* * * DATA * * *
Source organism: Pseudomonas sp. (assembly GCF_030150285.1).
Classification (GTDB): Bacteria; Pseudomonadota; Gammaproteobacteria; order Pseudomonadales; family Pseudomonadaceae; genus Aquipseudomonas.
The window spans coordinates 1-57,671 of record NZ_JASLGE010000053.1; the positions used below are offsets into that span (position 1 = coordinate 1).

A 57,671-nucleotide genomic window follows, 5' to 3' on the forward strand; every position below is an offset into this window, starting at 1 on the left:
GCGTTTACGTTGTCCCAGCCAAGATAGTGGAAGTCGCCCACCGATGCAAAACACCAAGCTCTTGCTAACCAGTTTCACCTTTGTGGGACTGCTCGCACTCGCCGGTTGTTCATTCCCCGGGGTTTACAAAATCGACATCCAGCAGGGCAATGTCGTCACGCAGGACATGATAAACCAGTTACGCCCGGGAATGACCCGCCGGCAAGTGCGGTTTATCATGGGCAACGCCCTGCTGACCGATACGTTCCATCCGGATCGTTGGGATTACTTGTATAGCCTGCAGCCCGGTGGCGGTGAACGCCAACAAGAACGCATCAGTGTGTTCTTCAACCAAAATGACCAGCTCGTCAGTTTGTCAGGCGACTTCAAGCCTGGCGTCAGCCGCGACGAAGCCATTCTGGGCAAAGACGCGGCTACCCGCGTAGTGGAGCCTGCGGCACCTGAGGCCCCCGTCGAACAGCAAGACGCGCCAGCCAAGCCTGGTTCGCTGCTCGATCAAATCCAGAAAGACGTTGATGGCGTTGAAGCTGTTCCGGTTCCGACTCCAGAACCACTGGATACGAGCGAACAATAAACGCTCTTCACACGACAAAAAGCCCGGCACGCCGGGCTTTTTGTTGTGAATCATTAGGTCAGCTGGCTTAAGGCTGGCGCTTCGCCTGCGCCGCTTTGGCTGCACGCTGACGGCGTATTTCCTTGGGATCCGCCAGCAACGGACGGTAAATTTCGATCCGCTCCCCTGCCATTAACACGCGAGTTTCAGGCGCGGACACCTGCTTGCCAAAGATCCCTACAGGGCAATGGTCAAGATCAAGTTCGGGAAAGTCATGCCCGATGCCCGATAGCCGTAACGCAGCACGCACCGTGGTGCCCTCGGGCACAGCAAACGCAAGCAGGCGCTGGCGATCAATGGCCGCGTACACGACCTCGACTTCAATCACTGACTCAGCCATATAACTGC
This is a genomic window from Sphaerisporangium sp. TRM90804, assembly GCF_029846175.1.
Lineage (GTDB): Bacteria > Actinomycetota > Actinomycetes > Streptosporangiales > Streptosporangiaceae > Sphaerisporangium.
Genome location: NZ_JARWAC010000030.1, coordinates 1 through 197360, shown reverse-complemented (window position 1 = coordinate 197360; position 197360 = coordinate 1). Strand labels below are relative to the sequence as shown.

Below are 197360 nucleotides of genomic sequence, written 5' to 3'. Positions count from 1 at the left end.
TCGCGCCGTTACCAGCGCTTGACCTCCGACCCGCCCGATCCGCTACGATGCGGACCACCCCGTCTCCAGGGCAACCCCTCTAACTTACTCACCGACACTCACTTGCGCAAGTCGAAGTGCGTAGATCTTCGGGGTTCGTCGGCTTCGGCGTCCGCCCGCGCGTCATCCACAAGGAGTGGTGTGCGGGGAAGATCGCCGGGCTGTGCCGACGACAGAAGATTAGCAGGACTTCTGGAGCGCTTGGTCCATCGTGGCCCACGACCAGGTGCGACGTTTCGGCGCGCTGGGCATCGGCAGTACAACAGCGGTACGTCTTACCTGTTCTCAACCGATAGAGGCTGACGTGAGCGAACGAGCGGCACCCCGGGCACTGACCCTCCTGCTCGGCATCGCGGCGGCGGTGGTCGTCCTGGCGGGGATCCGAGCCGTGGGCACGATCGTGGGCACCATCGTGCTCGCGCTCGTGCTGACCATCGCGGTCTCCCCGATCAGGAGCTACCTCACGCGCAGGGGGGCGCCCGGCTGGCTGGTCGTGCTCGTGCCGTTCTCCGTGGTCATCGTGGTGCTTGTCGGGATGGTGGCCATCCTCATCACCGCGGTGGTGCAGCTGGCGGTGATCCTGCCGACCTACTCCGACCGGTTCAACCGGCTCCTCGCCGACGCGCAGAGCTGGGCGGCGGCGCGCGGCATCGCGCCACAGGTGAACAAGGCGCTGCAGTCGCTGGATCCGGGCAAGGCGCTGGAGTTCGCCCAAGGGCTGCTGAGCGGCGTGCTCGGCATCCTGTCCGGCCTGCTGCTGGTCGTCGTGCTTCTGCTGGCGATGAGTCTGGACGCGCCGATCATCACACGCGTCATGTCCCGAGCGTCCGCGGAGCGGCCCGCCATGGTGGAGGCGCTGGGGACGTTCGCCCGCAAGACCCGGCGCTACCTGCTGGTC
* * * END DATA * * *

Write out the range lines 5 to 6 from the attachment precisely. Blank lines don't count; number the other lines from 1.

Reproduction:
GCGTTTACGTTGTCCCAGCCAAGATAGTGGAAGTCGCCCACCGATGCAAAACACCAAGCTCTTGCTAACCAGTTTCACCTTTGTGGGACTGCTCGCACTCGCCGGTTGTTCATTCCCCGGGGTTTACAAAATCGACATCCAGCAGGGCAATGTCGTCACGCAGGACATGATAAACCAGTTACGCCCGGGAATGACCCGCCGGCAAGTGCGGTTTATCATGGGCAACGCCCTGCTGACCGATACGTTCCATCCGGATCGTTGGGATTACTTGTATAGCCTGCAGCCCGGTGGCGGTGAACGCCAACAAGAACGCATCAGTGTGTTCTTCAACCAAAATGACCAGCTCGTCAGTTTGTCAGGCGACTTCAAGCCTGGCGTCAGCCGCGACGAAGCCATTCTGGGCAAAGACGCGGCTACCCGCGTAGTGGAGCCTGCGGCACCTGAGGCCCCCGTCGAACAGCAAGACGCGCCAGCCAAGCCTGGTTCGCTGCTCGATCAAATCCAGAAAGACGTTGATGGCGTTGAAGCTGTTCCGGTTCCGACTCCAGAACCACTGGATACGAGCGAACAATAAACGCTCTTCACACGACAAAAAGCCCGGCACGCCGGGCTTTTTGTTGTGAATCATTAGGTCAGCTGGCTTAAGGCTGGCGCTTCGCCTGCGCCGCTTTGGCTGCACGCTGACGGCGTATTTCCTTGGGATCCGCCAGCAACGGACGGTAAATTTCGATCCGCTCCCCTGCCATTAACACGCGAGTTTCAGGCGCGGACACCTGCTTGCCAAAGATCCCTACAGGGCAATGGTCAAGATCAAGTTCGGGAAAGTCATGCCCGATGCCCGATAGCCGTAACGCAGCACGCACCGTGGTGCCCTCGGGCACAGCAAACGCAAGCAGGCGCTGGCGATCAATGGCCGCGTACACGACCTCGACTTCAATCACTGACTCAGCCATATAACTGC
This is a genomic window from Sphaerisporangium sp. TRM90804, assembly GCF_029846175.1.